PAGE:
Where to wallow in self-indulgence in Estonia and Latvia

By Renée S. Gordon

The driving distance, on well maintained roads, between the two Baltic capitals—Tallinn, Estonia, and Riga, Latvia—is 172 miles and there is much to see and do along the route.

Pärnu, Estonia sits at the midpoint between the two cities. Pärnu is Estonia’s summer capital and is renowned internationally as a health, wellness and sauna destination.

Baltic SeaPärnu was first documented by that name in 1251, though there is ample evidence that it has been inhabited for more than 11,000 years. The area can credit the presence of two rivers for the founding of the port cities Vana-Pärnu: Old Pärnu on the right shore of the River Pärnu and Embecke, New Pärnu on the left. This same water access facilitated the city’s inclusion in the Hanseatic League in the 1300s.

The first public bath and spa opened in 1838 and by the end of the century Pärnu had become a Russian imperial resort visited by the tsar’s court and later a favorite Soviet resort. Men and women bathed separately by taking bathing bridges—a distance apart and different lengths—to reach the water. The first co-ed bathing beach, known as “Paradise,” opened in 1924. Today it is a beach town extraordinaire with a 105-mile county coastline of white sand and shallow water. There’s a complete menu of water-based activities from paddling out to a nearby island to kayaking and yachting to the sea. The beach promenade is lined with trendy restaurants, wellness facilities, clubs, shops, a park and waterfalls.

guesthousegroundsThe seemingly endless menu of treatments includes historic mud baths, traditional treatments and, for a wallow in self-indulgence, a gold massage. Services are holistic, luxurious, therapeutic, beautifying and restorative.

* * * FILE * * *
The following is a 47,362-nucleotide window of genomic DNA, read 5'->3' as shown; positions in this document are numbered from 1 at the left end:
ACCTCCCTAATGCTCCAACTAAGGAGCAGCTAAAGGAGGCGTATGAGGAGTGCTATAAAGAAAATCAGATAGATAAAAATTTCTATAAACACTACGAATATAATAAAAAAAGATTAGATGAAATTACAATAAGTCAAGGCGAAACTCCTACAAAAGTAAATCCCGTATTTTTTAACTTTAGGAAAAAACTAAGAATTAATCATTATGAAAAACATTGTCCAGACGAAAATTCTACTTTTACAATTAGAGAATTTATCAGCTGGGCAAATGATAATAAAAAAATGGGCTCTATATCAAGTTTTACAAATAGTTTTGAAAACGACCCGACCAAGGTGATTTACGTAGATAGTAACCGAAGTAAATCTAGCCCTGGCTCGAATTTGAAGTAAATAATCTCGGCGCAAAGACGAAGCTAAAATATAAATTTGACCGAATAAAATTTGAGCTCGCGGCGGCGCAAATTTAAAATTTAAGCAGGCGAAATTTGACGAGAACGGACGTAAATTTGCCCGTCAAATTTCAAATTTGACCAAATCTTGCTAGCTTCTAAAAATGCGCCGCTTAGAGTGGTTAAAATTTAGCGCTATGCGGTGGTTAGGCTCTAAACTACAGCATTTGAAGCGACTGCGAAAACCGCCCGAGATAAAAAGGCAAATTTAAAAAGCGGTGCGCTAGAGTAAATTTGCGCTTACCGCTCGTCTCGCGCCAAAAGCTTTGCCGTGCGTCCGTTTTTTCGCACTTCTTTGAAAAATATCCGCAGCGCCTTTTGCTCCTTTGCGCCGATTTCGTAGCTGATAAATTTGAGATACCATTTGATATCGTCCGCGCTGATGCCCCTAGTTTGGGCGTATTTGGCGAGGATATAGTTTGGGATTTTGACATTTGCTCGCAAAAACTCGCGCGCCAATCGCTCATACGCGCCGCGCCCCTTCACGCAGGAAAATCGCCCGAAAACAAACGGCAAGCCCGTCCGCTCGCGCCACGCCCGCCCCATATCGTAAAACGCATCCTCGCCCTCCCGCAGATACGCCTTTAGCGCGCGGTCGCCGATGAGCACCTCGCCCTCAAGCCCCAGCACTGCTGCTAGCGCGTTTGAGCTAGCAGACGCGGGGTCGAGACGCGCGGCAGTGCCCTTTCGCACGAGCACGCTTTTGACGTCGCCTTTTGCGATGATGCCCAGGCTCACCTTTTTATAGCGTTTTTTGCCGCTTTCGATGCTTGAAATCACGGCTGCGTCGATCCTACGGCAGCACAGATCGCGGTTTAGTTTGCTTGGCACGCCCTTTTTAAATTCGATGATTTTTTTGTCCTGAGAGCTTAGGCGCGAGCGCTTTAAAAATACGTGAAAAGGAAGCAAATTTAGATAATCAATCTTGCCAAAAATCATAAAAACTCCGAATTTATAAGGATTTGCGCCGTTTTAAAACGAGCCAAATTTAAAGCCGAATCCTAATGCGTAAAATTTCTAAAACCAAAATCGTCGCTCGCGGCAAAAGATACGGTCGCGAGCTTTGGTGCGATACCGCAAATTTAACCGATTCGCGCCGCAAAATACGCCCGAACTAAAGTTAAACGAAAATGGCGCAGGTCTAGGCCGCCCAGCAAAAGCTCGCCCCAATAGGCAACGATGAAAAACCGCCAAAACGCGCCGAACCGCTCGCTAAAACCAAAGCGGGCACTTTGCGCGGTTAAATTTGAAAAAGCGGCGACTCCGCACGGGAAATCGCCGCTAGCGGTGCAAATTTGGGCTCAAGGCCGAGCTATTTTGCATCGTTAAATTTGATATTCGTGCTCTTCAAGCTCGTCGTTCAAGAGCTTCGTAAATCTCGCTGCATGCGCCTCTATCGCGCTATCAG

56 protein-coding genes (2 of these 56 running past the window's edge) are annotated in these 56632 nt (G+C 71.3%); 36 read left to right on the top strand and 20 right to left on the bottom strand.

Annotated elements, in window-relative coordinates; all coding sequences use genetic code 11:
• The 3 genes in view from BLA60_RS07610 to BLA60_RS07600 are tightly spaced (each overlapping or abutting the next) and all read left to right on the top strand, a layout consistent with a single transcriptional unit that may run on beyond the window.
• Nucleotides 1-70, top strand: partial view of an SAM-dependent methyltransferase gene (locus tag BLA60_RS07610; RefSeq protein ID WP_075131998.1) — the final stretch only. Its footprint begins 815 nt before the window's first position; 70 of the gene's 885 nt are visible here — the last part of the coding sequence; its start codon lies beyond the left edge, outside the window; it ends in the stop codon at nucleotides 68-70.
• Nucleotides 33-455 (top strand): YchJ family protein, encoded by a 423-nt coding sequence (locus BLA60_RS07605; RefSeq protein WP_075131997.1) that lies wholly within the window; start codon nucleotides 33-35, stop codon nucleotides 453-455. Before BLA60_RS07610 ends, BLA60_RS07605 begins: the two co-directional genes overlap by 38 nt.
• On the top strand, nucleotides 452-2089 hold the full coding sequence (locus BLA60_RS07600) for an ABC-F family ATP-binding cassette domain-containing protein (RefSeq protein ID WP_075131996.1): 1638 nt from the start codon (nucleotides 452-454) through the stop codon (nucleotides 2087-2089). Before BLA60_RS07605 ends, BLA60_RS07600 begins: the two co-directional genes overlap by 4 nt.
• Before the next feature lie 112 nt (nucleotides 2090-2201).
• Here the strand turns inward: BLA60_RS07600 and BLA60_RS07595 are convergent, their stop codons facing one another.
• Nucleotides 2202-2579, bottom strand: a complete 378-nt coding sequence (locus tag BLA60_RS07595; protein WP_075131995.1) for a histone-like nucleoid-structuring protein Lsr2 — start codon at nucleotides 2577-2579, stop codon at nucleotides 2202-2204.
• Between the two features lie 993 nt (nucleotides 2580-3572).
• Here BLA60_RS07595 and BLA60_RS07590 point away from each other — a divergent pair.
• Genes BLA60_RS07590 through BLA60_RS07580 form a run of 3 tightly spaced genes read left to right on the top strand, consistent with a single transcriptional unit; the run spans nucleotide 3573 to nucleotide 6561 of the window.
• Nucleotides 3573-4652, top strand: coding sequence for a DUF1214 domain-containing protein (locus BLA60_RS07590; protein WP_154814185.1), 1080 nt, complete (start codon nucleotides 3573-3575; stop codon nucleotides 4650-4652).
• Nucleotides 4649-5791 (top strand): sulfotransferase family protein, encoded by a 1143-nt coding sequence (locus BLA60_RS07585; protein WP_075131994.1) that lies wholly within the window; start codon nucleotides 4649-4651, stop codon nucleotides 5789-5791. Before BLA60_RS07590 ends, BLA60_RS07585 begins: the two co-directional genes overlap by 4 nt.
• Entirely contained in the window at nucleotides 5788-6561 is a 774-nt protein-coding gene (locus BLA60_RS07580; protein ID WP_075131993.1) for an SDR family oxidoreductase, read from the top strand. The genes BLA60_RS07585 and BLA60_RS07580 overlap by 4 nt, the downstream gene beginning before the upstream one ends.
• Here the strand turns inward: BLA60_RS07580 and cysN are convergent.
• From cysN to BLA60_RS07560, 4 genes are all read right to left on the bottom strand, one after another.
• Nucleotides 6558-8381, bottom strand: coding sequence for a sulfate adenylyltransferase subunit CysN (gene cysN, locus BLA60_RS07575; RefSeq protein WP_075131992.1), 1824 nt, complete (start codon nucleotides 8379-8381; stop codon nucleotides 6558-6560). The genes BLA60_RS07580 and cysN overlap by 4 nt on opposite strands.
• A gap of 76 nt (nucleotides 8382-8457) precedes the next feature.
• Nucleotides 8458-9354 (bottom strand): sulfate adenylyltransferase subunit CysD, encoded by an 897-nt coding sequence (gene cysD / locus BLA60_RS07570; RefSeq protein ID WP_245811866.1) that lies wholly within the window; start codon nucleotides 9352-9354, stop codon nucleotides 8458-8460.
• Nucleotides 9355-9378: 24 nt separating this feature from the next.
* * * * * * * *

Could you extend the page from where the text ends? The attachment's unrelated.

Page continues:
Generally spa history is traced to the baths of Ancient Rome where people attained “health by means of water.” “Sanus per Aquam.” The baths were not only for treatment but also meeting with friends and relaxing—very little has changed through the centuries.

The Estonia Resort Hotel & Spa is an ultramodern 106-room facility that offers state-of-the-art accommodations including SleepAngel pillows that block allergens, bacteria and viruses. Experts recommended that guests should try different massage techniques and also different masseurs for maximum benefit. The resort menu features more than 60 treatments ranging from $15-$70. There’s also a Dead Sea Pool. The building opened in July of 2015 and is designed to accommodate people with disabilities and offers specialized services for men and children.

A sister property, the Estonian Medical Spa & Hotel, one of the largest medical spas in the country, has a number of unique packages including Laughter Yoga and dental services.

If your spa preferences run to the slightly different or you desire a more intimate, yet authentic spa experience, the Lantus Country Spa in Latvia is just the place. This beautiful complex consists of several separate lodgings, dining facilities, bucolic activities and views and a traditional Latvian sauna. The main house was constructed in 1926 and recently underwent a three-year renovation. Lantus also hosts nuptials and reunions.

More Information…

Visit Estonia

– Photos by Renée S. Gordon

Featured products, services and/or travel arrangements may have been complimentary in part or in full; this affords the research opportunity but does not sway opinion.

Renee GordonRenée S. Gordon has written a weekly travel column for the Philadelphia Sun for the past 14 years and has published travel articles in numerous publications. Her columns focus on cultural, historic and heritage tourism and she specializes in sites and attractions related to African American and African Diaspora history. Renée serves as a consultant for educational trips and history-related tourist destinations. She considers herself a “missionary journalist” and as such she continues to promote heritage and sustainable tourism. She has been honored with several awards including the 2013 Recipient of African Diaspora World Tourism and Flame Keeper in Media Award for Travel Writing.

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